How to create authentic digital certificate for your online course

Often time course participants will receive their certificate of accomplishment digitally and they can link the image of the certificate in their professional social network like LinkedIn.

Offering digital certificate can add value to your business or course

‌‌If you are running these courses, you should highly consider giving out digital certificate to your users. There are few things you need to consider to handle this process.

First, generating the certificate image itself. Then, most importantly ensuring certificate authenticity. Since the image can be doctored digitally, you need to employ your own system to handle certificate validation.

‌If you think that this is too complicate to handle, it is. Fortunately, you're in the right place.

Secure signed URL can help solve these issues and you'll see how this is handled. Of course, in some complicated cases you would still need to roll your own system but for the majority of the time this is sufficient.

How to

Design your certificate template

A good certificate design should be simple and show all the relevant course information and user's achievement.

AWS-like certificate is a good sample of a concise certificate

Creating Signed URL for Image

1. Getting the necessary information

‌You'll need some information that can be retrieved from Console > Integrations > Secure Signed Image

Information required in the next step

2. Generate signed URL

‌The section Basic explains how the URL is generated. You can use the Python code provided and modify it based on the information we need. You also need to specify the proper modifications that will be sent to our API.

For example this is the Python code you can use with the certificate template that was created from previous step.‌

import json
import hmac
import hashlib
import base64

def base64_encode(string):
    Removes any `=` used as padding from the encoded string.
    encoded = base64.b64encode(string.encode())
    encoded = encoded.rstrip(b'=')
    return encoded

def generate_url():
  user_id = "be6a052e-bce8-4c14-8bbb-ea6b6f9941d5"
  secret_key = "secretzzzz"
  base_id = "TEafv3AfNptmzii4zj2jkc"

  modifications = [
    { "name": "text_candidate", "text": "John Wick" }

  # ensure no spaces in json output
  encoded = json.dumps(modifications, separators=(',', ':'))
  encoded = base64_encode(encoded).decode()

  parameters = "{user_id}+{base_id}+{modifications}".format(user_id=user_id, base_id=base_id, modifications=encoded)

  signature =, parameters.encode(), hashlib.sha256).hexdigest()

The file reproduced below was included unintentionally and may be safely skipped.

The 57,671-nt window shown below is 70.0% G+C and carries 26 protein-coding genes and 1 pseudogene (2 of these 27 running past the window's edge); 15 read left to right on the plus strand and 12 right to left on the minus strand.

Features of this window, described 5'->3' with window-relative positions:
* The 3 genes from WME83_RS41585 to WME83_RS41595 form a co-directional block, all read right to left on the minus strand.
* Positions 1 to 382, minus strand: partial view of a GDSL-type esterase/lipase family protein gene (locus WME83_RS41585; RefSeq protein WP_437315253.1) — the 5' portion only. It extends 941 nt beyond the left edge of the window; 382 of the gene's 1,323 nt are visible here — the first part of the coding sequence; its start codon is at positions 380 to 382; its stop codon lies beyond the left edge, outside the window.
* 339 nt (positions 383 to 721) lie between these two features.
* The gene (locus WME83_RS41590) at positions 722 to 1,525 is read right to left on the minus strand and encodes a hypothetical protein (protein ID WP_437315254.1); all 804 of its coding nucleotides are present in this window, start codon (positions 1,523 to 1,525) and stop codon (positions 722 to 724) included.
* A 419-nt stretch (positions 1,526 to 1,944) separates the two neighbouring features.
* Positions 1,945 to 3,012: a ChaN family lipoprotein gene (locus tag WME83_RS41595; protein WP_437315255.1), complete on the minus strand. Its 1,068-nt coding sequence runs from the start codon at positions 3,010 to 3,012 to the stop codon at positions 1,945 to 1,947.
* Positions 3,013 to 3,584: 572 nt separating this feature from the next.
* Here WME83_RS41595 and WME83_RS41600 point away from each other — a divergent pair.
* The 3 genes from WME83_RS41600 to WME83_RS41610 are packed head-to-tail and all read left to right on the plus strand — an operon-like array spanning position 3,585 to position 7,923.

url = "{user_id}/{base_id}.png?modifications={modifications}&s={signature}".format(

if __name__ == "__main__":

Running the above code, should give you a similar url like


Visiting the URL gives us the certificate,

Signed image with your user's name

Determining authenticity

‌All certificates generated and hot-linked using our CDN can be considered as authentic i.e. all links started with are authentic.


All images are signed with your secret key. Trying to modify the data will invalidate the signature.

Continue reading to know the details.

‌Let's break it down. The URL can be broken down to several parts,



This is the base URL


Base64 encoded modifications


Signature that we use to determine the authenticity of the request

If we decode the base64 modifications, we will get the following output,

[{"name":"text_candidate","text":"John Wick"}]‌

You might think, "Hey what if I modify the value and encode it back. That should work, right?"

‌Let's do that. We changed the value to John the Impostor and got back the following base64 encoded string.

[{"name":"text_candidate","text":"John the Impostor"}]


Putting everything together we get back,‌

Visiting the URL gave us the following image instead,

Invalid image

If you look at the response header, you should see the following header

x-stencil-error: Invalid signature

‌The reason is that, the signature doesn't contain the right modifications and thus rejected by our server. By ensuring the image is signed with our secret key, we can ensure image authenticity. Simple, right?

Further integration

‌As you can see, we have to run one Python script to generate the link for our certificate. There are few things we can do so that we don't have to run the Python script each time. Here are few options you can explore to do this.

‌1. AWS Lambda

‌You can modify the Python script as a lambda function that accepts the candidate's name and when run, it will return the generated URL.

‌You can then combine this with other tools such as Airtable where you can input list of names, and use any automation services like Zapier, Integromat, UiPath and others to run the lambda function when your Airtable rows are added/updated and update the corresponding rows with the generated link.

We have created a guide utilizing AWS Lambda for this. You can find it here

‌2. Airtable

‌Airtable has scripting ability and you can write a similar script to generate the link.

‌3. Google Sheet

‌Google Sheet also has scripting ability and you can write a similar script to generate the link.

‌There are numerous of ways to do this and these are just some of them.

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Shulhi Sapli

Shulhi Sapli

Maker of Stencil at